gamma ray

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gamma ray

n.
1. A photon of electromagnetic radiation of very short wavelength, less than about 0.01 nanometer, and very high energy, greater than about 100,000 electron volts. Gamma rays are emitted in the decay of certain radioactive nuclei and in electron-positron annihilation.
2. A narrow beam of such photons.

gam′ma-ray′ adj.
American Heritage® Dictionary of the English Language, Fifth Edition. Copyright © 2016 by Houghton Mifflin Harcourt Publishing Company. Published by Houghton Mifflin Harcourt Publishing Company. All rights reserved.

gam′ma ray`


n.
1. a highly penetrating photon of high frequency, usu. 1019 Hz or more, emitted by an atomic nucleus.
2. a stream of such photons.
[1900–05]
Random House Kernerman Webster's College Dictionary, © 2010 K Dictionaries Ltd. Copyright 2005, 1997, 1991 by Random House, Inc. All rights reserved.

gamma ray

A stream of electromagnetic radiation having wavelengths shorter than those of x-rays and therefore greater energy and penetrating power. Gamma rays are given off by unstable nuclei during radioactive decay. ♦ The emission of gamma rays by a nucleus is called gamma decay. Gamma decay does not change the atomic number or the mass number of an element. See more at radiation, radioactive decay.
The American Heritage® Student Science Dictionary, Second Edition. Copyright © 2014 by Houghton Mifflin Harcourt Publishing Company. Published by Houghton Mifflin Harcourt Publishing Company. All rights reserved.
ThesaurusAntonymsRelated WordsSynonymsLegend:
Noun1.gamma ray - electromagnetic radiation emitted during radioactive decay and having an extremely short wavelength
electromagnetic radiation, electromagnetic wave, nonparticulate radiation - radiation consisting of waves of energy associated with electric and magnetic fields resulting from the acceleration of an electric charge
electromagnetic spectrum - the entire frequency range of electromagnetic waves
Based on WordNet 3.0, Farlex clipart collection. © 2003-2012 Princeton University, Farlex Inc.
References in periodicals archive ?
Lindstrom et al., Database of Prompt Gamma-Rays from Slow Neutron Capture for Elemental Analysis, INTERNATIONAL ATOMIC ENERGY AGENCY, Vienna, Austria, 2006.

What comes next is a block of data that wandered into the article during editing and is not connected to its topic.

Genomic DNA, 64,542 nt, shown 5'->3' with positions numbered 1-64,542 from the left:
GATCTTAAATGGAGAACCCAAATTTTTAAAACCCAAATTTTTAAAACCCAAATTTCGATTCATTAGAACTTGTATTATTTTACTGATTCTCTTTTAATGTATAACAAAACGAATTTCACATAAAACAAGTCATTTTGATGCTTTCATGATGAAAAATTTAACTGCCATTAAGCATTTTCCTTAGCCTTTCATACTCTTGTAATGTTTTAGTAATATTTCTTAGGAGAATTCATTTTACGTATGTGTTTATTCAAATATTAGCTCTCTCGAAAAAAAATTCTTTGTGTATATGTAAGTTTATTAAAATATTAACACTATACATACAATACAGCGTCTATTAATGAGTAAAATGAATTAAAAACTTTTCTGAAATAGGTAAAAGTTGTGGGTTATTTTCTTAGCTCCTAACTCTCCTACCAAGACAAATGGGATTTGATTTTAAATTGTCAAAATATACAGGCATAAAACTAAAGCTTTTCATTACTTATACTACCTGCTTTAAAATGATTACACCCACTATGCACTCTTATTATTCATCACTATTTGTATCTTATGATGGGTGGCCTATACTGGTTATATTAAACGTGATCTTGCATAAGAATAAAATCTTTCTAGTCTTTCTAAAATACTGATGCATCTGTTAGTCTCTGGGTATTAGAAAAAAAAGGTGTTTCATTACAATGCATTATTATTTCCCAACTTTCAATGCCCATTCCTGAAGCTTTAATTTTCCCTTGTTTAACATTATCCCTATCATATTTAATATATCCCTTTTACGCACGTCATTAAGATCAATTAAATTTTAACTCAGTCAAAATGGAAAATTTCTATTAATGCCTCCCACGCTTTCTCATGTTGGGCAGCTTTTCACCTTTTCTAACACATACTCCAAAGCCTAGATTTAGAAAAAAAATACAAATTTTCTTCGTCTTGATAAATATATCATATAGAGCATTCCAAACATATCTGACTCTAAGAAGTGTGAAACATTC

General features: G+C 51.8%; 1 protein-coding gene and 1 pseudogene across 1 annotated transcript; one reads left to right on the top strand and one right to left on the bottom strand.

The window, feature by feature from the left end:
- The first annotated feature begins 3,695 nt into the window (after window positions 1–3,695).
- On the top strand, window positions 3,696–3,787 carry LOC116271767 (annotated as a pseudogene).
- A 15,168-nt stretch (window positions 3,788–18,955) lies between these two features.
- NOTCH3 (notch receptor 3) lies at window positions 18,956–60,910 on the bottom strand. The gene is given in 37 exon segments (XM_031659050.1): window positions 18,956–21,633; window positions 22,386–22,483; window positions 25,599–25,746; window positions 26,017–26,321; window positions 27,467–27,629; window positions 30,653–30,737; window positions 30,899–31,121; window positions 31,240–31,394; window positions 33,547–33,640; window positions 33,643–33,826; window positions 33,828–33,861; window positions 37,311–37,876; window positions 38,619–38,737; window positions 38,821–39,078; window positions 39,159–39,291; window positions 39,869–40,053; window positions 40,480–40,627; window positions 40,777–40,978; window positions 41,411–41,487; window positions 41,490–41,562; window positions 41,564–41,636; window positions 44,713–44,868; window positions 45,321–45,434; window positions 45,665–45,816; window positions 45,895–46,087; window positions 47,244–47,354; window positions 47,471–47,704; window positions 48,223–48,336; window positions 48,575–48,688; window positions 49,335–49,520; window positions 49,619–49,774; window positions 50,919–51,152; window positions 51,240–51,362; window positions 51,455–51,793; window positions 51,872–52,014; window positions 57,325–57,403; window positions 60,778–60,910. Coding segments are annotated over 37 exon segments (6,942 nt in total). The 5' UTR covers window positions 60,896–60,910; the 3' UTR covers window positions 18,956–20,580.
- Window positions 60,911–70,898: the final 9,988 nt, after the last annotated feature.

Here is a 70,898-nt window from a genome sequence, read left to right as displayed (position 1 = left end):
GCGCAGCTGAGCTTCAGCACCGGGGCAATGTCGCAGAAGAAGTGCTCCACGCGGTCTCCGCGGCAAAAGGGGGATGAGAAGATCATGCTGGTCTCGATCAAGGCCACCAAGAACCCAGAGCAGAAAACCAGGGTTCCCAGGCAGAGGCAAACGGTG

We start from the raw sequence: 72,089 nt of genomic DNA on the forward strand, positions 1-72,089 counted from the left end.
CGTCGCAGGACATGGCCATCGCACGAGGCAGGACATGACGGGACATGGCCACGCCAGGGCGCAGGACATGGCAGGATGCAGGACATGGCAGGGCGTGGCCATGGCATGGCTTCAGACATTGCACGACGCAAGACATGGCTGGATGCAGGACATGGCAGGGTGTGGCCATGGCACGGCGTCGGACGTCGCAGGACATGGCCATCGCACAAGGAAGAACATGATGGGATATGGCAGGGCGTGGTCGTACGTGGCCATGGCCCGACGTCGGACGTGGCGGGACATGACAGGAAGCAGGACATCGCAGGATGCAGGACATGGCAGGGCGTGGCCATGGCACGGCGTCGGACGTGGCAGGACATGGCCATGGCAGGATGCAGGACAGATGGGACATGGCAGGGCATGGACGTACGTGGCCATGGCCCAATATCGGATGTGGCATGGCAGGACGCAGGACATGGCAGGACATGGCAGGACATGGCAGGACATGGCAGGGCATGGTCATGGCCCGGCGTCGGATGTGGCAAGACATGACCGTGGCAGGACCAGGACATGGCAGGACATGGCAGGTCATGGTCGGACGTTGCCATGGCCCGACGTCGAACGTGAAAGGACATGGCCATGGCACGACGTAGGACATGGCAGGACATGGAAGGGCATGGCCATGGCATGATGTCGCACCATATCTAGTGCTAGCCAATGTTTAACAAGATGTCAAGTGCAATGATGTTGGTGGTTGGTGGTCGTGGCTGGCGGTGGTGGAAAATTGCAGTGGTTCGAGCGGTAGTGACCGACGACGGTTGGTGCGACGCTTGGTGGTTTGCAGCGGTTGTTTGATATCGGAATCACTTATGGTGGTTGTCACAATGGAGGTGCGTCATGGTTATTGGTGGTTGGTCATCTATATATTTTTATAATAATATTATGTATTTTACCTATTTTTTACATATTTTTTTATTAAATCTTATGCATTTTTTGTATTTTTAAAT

Gamma-ray binary is the name given to a system of two stars, one a normal star and the other either a neutron star or a black hole, whose radiative output is dominated by gamma-rays - the highest-energy form of light.
He said that Neutron Stars have such strong magnetic fields (a million times stronger than those of Black Holes) that producing gamma-rays are more difficult.
A total of eight events were recorded in the timing spectrum of genuine proton events detected in triple coincidence with electrons and gamma-rays in the energy range 35 keV to 100 keV.
Those fluctuations would be sensed more acutely by higher-energy gamma-rays because these photons have shorter wavelengths.
Since its launch in 2008, Fermi's Large Area Telescope (LAT) has mapped million- to billion-electron-volt (MeV to GeV) gamma-rays from supernova remnants.
At that distance, the intensity of the gamma-rays unleashed during the 100-second-long burst indicates that it was the most energetic ever recorded, surpassing a burst dubbed the second Big Bang (SN: 5/9/98, p.
"Although this apparent speed was an illusion caused by actual motion almost directly toward us at 99.87 percent the speed of light, this knot was the key to determining the location where the gamma-rays were produced in the black hole's jet," Marscher said.
Those data originate from the slowly declining tail of gamma-rays observed on Aug.
Using infrared telescopes, which can detect galaxies hidden by dust, they surveyed small patches of sky around the locations of several bright gamma-rays bursts.